2. In the helmet ‘debate’ I have seen people who choose not to wear one criticised on the basis that they are more concerned about their hair than their safety. Obviously this argument, if you can call it that, has multiple things wrong with it but shows the other side of the coin. That if you are concerned about your appearance there is something wrong with your priorities. Of course those very same people will likely care deeply about what their car says about them so, like so much anti-cycling rhetoric, it is deeply hypocritical.

    Just as a data point, the women that I know who cycle to work look absolutely fine. It isn’t a binary choice between cycling or having makeup/hair.

  3. Well said! It’s so important to get the point across that women may see some things differently from the ways many men see them not so much because women are different from men as because women’s lived experiences are different from men’s. Being judged (and judged harshly!) on appearances is one part of that. The more aggressive driving encountered by slower cyclists (who are more often women than men) is another (I’m thinking of Rachel Aldred’s “Near Miss Project” here.) And I’m sure we could go on …

    On Saturday, somebody challenged me to write down a few very basic do’s and don’ts that men in cycling advocacy might want to bear in mind in their visual/verbal messaging to avoid alienating or offending women. The idea is to start a virtuous cycle of cycle campaigning becoming more appealing to women, more women getting involved, and advocacy being better able to reflect their diverse needs.

    Of course advocacy also needs to become more diverse in other ways, but for now, I’m trying to identify a few of the well-intentioned but ultimately inappropriate and unhelpful things men sometimes say that really grate with women because they reduce complex issues to pathetic cliches like “women are too vain to use protective equipment” or “women are too vain to cycle.”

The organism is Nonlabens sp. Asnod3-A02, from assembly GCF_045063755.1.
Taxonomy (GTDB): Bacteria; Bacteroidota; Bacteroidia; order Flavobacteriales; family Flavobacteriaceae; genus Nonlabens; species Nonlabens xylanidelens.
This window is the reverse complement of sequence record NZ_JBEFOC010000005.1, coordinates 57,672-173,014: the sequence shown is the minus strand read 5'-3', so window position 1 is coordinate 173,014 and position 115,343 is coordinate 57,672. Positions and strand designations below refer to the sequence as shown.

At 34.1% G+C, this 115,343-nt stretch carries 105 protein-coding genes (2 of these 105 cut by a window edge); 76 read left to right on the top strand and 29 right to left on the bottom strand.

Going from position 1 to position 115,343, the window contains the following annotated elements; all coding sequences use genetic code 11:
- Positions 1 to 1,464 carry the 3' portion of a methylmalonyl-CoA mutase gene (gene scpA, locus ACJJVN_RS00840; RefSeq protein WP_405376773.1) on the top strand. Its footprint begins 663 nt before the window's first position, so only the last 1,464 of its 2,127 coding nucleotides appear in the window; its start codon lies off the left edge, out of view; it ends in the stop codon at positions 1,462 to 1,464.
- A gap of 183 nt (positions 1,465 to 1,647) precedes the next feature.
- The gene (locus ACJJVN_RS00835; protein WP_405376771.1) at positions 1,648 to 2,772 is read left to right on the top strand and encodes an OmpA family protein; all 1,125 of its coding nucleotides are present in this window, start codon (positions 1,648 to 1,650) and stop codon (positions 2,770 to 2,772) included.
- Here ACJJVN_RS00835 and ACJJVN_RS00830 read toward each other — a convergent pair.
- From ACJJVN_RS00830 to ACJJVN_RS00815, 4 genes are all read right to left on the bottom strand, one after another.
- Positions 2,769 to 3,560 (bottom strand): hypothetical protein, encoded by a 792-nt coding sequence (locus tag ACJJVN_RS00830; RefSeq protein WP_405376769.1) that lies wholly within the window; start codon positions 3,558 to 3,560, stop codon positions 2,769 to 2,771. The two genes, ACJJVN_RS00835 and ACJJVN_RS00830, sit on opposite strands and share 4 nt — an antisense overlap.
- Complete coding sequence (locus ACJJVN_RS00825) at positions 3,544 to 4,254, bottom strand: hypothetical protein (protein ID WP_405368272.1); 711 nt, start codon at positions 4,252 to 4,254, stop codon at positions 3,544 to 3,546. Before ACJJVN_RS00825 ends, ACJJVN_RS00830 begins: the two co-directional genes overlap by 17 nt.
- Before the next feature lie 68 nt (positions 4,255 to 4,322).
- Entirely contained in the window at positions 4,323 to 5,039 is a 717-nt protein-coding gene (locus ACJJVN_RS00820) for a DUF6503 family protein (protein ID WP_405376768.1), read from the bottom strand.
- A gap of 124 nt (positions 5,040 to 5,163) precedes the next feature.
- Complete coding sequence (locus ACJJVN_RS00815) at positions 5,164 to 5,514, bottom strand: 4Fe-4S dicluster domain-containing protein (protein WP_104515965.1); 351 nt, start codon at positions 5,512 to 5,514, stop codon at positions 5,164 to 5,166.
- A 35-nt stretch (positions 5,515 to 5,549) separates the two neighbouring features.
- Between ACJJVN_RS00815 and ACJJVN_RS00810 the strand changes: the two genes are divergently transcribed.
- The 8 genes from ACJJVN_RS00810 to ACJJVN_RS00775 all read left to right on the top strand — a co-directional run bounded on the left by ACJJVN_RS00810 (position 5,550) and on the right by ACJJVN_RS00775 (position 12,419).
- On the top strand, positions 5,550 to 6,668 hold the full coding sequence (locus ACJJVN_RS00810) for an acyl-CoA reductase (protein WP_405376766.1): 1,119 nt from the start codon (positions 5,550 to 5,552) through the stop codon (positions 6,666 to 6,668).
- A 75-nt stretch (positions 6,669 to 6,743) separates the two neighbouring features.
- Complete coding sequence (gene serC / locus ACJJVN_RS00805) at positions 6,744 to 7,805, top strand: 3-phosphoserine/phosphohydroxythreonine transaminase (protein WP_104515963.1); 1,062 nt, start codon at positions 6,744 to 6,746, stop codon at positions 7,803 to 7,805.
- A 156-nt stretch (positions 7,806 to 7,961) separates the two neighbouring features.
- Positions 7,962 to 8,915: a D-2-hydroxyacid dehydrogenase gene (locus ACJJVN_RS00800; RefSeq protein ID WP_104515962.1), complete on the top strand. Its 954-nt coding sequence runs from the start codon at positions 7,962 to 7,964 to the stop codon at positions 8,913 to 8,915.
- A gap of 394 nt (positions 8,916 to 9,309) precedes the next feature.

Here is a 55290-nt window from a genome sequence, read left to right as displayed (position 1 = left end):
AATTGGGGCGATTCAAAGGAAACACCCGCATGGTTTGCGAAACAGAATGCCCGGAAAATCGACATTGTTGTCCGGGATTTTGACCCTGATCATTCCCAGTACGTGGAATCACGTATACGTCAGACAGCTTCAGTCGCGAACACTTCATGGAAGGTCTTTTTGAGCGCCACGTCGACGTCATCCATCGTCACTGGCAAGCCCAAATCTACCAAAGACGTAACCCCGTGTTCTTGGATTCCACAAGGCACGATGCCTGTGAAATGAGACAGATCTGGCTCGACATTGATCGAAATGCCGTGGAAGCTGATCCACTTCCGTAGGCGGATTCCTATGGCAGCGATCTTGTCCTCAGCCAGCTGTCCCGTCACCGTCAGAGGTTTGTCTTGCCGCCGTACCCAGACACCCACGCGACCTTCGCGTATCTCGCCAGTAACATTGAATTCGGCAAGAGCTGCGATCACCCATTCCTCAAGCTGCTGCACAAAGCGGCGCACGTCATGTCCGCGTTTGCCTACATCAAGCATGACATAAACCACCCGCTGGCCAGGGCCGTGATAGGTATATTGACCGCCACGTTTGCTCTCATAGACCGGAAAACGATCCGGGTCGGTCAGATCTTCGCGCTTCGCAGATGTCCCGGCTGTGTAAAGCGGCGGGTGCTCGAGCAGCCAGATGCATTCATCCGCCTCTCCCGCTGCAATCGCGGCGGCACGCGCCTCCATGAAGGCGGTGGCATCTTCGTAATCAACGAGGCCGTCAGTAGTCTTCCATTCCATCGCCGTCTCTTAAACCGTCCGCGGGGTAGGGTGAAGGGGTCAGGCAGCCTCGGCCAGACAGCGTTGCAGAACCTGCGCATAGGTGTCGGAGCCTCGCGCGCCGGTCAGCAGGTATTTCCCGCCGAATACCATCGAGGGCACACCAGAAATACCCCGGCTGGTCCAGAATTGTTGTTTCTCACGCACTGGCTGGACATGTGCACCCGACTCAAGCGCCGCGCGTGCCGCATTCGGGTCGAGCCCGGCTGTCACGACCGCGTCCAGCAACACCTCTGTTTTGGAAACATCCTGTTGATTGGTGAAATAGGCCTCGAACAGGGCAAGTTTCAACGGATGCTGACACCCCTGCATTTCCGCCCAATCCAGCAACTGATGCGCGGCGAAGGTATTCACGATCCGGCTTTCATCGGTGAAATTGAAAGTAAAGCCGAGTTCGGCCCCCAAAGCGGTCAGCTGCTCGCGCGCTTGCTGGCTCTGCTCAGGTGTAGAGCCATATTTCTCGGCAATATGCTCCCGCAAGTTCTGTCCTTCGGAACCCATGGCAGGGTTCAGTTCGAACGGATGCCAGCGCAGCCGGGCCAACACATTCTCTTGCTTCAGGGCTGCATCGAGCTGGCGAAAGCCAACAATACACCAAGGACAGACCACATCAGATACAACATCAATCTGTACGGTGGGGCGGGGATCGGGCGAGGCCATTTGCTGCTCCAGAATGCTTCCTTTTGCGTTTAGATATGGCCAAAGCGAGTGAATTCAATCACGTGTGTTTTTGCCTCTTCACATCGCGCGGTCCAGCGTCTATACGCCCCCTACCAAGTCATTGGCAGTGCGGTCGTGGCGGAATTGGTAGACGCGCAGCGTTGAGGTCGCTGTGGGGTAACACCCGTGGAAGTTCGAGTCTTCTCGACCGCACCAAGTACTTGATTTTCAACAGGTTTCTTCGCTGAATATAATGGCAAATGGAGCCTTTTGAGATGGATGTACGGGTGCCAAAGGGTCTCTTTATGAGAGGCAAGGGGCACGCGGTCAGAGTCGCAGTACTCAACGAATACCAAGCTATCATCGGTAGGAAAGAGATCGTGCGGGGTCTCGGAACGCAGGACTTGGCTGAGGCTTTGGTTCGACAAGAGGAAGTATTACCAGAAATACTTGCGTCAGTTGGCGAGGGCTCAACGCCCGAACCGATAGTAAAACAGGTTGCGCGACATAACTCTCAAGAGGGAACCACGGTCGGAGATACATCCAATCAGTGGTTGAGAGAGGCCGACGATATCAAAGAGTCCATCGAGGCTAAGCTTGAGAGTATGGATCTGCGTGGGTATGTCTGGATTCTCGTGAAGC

Any more, please? One phrase that grinds my gears is “indicator species”, but I’m sure there are more out there, and I would be grateful for any insights anybody might be able to add – more examples or analysis of how this stuff works.

    On a personal level, my colleagues (in a mostly female profession, so women judging women) know that I cycle and that I am into cycling advocacy. Most of them seem to see it broadly positively, but that may be because I have been very lucky with (or very paranoid about) finding showers and spaces to spruce up. Lots of people have seen me carrying panniers full of wet muddy lycra, but precious few people have ever seen me actually wearing wet muddy lycra.

  4. Only tangentially related, but I’ve seen the notion that Dutch people are “too vain” or “too stubborn” to wear protective equipment mentioned recently in Irish media. I’d never seen it before.

  5. I’ve just moved to the Netherlands after living in Ireland for 6 years. When I moved to Ireland from the US (and an equally unfriendly cycling environment!) I was also struck by the makeup situation – so maybe there is some link, but I also suspect it’s simply cultural rather than transport-connected. That said, the desire to appear professional DOES present a barrier for many people when it comes to taking up cycling to work. I have cycled to work now on 4 continents and in different weather conditions on each, and never had access to shower facilities (in every context I have been a women in a business casual environment that conforms to Western standards of professional appearance). But, I can say that the number one thing that is going to help you seamlessly go from a bicycle to a “professional” environment is cycling infrastructure. It’s how my Dutch colleagues arrive to the office even after quite long cycle commutes in their work clothes and looking fabulous. If the infrastructure allows you to move at a relaxed pace and not a sweaty/stressful demand to keep pace with cars and avoid mud puddle splashing, then you’re also going to be able to arrive at the office significantly less sweaty!